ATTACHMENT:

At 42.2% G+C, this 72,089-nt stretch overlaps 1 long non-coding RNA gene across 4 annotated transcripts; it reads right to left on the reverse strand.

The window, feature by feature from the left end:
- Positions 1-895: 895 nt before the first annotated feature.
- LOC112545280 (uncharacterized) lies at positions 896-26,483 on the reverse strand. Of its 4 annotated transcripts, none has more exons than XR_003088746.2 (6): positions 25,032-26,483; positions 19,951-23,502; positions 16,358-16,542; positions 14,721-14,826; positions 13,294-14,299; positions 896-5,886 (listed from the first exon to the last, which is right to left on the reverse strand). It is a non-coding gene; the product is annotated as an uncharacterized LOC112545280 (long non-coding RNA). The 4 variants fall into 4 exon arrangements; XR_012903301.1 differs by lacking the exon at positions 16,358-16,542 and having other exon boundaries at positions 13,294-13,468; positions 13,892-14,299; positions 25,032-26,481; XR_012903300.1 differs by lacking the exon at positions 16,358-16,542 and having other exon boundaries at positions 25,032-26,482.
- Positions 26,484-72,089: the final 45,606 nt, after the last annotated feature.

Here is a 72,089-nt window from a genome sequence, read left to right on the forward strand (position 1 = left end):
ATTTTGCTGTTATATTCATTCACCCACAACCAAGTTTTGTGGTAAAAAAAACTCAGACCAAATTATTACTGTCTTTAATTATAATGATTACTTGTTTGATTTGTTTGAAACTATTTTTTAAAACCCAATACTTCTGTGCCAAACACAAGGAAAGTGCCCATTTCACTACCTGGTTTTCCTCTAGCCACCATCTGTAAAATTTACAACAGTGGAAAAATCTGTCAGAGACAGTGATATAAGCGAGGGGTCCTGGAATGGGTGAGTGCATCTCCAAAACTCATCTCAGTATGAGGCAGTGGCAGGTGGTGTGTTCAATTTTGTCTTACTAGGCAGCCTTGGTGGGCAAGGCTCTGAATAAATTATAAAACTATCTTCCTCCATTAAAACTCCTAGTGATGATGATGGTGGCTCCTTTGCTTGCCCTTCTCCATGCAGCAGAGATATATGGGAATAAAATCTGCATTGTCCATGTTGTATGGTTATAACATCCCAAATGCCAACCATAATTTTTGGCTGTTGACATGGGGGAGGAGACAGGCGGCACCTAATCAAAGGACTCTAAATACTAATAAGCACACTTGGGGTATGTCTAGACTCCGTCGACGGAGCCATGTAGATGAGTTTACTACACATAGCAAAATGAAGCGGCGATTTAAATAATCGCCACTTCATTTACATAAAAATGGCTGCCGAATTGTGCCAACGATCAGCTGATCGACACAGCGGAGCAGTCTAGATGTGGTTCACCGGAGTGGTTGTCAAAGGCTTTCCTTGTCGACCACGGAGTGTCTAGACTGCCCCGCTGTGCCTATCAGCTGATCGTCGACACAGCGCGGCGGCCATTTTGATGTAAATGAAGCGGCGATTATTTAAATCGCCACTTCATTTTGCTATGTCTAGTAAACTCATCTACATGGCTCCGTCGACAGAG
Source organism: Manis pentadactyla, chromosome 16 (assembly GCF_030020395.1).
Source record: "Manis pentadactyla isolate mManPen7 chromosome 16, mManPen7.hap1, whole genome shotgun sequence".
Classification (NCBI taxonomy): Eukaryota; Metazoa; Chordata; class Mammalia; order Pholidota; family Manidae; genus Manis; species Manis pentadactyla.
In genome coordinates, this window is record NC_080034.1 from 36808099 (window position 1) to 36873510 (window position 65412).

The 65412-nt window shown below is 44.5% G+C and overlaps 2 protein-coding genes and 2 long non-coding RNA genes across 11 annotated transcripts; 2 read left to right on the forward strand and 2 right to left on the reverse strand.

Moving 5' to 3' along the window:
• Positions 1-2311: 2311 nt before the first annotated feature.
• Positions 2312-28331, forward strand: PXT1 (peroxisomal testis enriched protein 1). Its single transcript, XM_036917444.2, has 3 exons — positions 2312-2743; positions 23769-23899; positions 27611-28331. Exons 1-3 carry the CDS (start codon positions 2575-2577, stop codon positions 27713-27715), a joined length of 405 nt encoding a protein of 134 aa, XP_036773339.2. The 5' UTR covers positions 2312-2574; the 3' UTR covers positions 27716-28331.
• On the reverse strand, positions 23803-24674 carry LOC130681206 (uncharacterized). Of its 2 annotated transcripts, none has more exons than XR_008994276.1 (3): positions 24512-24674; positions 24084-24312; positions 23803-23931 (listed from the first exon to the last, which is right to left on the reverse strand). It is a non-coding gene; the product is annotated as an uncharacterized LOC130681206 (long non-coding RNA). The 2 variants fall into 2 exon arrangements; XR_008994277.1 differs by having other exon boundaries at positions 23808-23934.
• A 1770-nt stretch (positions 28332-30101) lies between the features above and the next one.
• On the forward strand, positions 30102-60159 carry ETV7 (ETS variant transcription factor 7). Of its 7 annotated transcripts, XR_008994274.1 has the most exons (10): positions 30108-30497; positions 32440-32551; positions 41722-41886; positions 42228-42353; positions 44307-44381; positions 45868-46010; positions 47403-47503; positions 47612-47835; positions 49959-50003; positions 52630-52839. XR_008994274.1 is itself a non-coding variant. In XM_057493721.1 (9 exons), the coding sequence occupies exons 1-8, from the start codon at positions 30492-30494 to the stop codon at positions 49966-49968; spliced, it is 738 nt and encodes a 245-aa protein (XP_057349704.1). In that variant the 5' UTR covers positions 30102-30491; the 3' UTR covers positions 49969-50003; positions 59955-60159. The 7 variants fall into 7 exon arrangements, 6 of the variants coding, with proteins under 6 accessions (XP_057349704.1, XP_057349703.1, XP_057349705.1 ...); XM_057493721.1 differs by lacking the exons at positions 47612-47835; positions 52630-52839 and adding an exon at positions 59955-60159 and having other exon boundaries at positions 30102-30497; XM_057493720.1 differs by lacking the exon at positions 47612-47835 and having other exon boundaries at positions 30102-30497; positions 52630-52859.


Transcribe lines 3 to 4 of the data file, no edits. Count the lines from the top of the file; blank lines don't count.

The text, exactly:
- Positions 1-895: 895 nt before the first annotated feature.
- LOC112545280 (uncharacterized) lies at positions 896-26,483 on the reverse strand. Of its 4 annotated transcripts, none has more exons than XR_003088746.2 (6): positions 25,032-26,483; positions 19,951-23,502; positions 16,358-16,542; positions 14,721-14,826; positions 13,294-14,299; positions 896-5,886 (listed from the first exon to the last, which is right to left on the reverse strand). It is a non-coding gene; the product is annotated as an uncharacterized LOC112545280 (long non-coding RNA). The 4 variants fall into 4 exon arrangements; XR_012903301.1 differs by lacking the exon at positions 16,358-16,542 and having other exon boundaries at positions 13,294-13,468; positions 13,892-14,299; positions 25,032-26,481; XR_012903300.1 differs by lacking the exon at positions 16,358-16,542 and having other exon boundaries at positions 25,032-26,482.